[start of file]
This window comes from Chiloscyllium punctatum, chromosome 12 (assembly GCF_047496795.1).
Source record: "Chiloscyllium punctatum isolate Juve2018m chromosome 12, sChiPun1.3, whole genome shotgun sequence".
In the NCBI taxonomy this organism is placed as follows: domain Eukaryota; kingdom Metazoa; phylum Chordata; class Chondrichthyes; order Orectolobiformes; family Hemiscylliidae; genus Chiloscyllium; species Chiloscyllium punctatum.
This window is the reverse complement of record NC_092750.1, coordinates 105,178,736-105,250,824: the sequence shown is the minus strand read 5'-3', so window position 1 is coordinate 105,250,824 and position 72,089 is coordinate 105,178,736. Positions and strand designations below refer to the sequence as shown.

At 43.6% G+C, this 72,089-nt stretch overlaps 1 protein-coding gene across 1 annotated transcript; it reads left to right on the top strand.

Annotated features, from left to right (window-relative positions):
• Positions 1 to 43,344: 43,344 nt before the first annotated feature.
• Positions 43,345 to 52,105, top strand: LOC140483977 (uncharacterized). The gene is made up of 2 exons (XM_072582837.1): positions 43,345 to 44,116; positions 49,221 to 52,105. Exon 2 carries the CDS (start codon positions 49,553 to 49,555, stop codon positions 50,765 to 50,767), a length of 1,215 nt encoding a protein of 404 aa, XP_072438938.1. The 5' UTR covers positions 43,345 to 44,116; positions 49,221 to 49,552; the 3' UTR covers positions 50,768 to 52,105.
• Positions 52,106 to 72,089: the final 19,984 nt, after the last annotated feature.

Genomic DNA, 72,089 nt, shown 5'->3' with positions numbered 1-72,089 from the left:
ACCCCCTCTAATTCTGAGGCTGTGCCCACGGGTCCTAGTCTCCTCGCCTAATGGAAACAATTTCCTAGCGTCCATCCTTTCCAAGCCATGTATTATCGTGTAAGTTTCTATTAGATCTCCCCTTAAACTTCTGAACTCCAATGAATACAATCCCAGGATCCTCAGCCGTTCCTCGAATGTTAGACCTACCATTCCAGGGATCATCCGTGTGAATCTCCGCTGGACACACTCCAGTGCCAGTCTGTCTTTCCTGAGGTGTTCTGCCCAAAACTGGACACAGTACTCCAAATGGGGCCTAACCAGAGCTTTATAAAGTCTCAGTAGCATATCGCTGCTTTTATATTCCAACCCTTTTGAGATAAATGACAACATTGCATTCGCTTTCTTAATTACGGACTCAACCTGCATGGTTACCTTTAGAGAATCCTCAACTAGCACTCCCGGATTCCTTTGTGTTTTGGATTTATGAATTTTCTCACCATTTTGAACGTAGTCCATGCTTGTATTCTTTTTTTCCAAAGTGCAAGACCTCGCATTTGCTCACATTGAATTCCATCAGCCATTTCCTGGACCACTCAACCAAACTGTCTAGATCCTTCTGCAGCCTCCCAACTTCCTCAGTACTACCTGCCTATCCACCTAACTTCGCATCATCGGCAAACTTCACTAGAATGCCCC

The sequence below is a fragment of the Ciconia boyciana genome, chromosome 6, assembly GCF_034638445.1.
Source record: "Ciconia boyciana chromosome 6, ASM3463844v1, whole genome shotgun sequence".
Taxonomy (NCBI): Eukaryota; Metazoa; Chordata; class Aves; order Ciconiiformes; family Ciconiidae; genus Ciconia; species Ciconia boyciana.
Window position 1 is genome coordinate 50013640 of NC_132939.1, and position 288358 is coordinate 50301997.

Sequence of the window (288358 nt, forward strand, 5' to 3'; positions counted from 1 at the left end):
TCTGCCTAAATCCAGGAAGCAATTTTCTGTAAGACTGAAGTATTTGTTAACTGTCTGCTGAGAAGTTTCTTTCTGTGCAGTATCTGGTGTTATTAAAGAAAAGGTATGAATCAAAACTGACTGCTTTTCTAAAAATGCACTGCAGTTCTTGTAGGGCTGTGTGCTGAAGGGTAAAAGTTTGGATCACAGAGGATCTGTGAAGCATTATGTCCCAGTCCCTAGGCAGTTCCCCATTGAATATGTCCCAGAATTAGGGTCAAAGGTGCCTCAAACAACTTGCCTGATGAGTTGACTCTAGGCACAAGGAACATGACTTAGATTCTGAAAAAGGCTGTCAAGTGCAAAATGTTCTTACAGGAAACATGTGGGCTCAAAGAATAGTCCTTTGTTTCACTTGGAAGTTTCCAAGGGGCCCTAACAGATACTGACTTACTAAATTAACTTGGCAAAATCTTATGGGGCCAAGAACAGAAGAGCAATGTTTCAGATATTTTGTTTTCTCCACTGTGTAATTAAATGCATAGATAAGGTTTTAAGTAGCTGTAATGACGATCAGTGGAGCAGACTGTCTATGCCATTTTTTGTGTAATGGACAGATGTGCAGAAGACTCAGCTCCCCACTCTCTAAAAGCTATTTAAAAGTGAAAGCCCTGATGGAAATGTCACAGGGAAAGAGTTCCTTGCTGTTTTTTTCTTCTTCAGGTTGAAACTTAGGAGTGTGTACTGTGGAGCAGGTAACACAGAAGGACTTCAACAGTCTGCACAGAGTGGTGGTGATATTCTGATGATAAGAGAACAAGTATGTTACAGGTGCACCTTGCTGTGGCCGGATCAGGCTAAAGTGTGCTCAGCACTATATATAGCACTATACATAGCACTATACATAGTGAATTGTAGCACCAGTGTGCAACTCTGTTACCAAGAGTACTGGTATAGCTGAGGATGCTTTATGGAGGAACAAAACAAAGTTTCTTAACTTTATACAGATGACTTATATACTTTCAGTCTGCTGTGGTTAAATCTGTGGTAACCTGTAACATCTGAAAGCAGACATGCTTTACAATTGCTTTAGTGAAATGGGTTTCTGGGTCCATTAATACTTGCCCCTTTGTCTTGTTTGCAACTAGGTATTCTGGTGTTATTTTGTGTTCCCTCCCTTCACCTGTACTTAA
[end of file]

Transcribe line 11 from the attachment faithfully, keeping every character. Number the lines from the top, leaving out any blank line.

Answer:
ACCCCCTCTAATTCTGAGGCTGTGCCCACGGGTCCTAGTCTCCTCGCCTAATGGAAACAATTTCCTAGCGTCCATCCTTTCCAAGCCATGTATTATCGTGTAAGTTTCTATTAGATCTCCCCTTAAACTTCTGAACTCCAATGAATACAATCCCAGGATCCTCAGCCGTTCCTCGAATGTTAGACCTACCATTCCAGGGATCATCCGTGTGAATCTCCGCTGGACACACTCCAGTGCCAGTCTGTCTTTCCTGAGGTGTTCTGCCCAAAACTGGACACAGTACTCCAAATGGGGCCTAACCAGAGCTTTATAAAGTCTCAGTAGCATATCGCTGCTTTTATATTCCAACCCTTTTGAGATAAATGACAACATTGCATTCGCTTTCTTAATTACGGACTCAACCTGCATGGTTACCTTTAGAGAATCCTCAACTAGCACTCCCGGATTCCTTTGTGTTTTGGATTTATGAATTTTCTCACCATTTTGAACGTAGTCCATGCTTGTATTCTTTTTTTCCAAAGTGCAAGACCTCGCATTTGCTCACATTGAATTCCATCAGCCATTTCCTGGACCACTCAACCAAACTGTCTAGATCCTTCTGCAGCCTCCCAACTTCCTCAGTACTACCTGCCTATCCACCTAACTTCGCATCATCGGCAAACTTCACTAGAATGCCCC